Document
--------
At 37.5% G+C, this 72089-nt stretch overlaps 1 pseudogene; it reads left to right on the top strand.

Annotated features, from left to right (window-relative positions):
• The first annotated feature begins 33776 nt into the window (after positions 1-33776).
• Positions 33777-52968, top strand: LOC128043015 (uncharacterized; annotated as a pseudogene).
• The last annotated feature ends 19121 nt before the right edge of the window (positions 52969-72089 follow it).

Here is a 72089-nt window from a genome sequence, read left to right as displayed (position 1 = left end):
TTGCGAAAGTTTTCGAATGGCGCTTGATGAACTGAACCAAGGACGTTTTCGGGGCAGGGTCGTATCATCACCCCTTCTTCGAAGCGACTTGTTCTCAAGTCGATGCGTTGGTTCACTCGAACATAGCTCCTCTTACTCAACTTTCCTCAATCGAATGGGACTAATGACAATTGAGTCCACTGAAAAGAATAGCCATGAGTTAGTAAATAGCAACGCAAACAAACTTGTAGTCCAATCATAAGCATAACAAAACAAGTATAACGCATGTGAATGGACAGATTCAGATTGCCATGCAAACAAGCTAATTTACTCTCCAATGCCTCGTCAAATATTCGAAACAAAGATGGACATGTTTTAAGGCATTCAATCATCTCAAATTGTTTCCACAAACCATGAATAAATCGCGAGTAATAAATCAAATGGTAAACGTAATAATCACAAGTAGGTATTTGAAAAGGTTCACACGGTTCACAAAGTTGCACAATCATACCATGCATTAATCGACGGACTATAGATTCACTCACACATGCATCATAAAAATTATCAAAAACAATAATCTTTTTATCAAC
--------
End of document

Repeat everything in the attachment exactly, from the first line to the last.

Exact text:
At 37.5% G+C, this 72089-nt stretch overlaps 1 pseudogene; it reads left to right on the top strand.

Annotated features, from left to right (window-relative positions):
• The first annotated feature begins 33776 nt into the window (after positions 1-33776).
• Positions 33777-52968, top strand: LOC128043015 (uncharacterized; annotated as a pseudogene).
• The last annotated feature ends 19121 nt before the right edge of the window (positions 52969-72089 follow it).

Here is a 72089-nt window from a genome sequence, read left to right as displayed (position 1 = left end):
TTGCGAAAGTTTTCGAATGGCGCTTGATGAACTGAACCAAGGACGTTTTCGGGGCAGGGTCGTATCATCACCCCTTCTTCGAAGCGACTTGTTCTCAAGTCGATGCGTTGGTTCACTCGAACATAGCTCCTCTTACTCAACTTTCCTCAATCGAATGGGACTAATGACAATTGAGTCCACTGAAAAGAATAGCCATGAGTTAGTAAATAGCAACGCAAACAAACTTGTAGTCCAATCATAAGCATAACAAAACAAGTATAACGCATGTGAATGGACAGATTCAGATTGCCATGCAAACAAGCTAATTTACTCTCCAATGCCTCGTCAAATATTCGAAACAAAGATGGACATGTTTTAAGGCATTCAATCATCTCAAATTGTTTCCACAAACCATGAATAAATCGCGAGTAATAAATCAAATGGTAAACGTAATAATCACAAGTAGGTATTTGAAAAGGTTCACACGGTTCACAAAGTTGCACAATCATACCATGCATTAATCGACGGACTATAGATTCACTCACACATGCATCATAAAAATTATCAAAAACAATAATCTTTTTATCAAC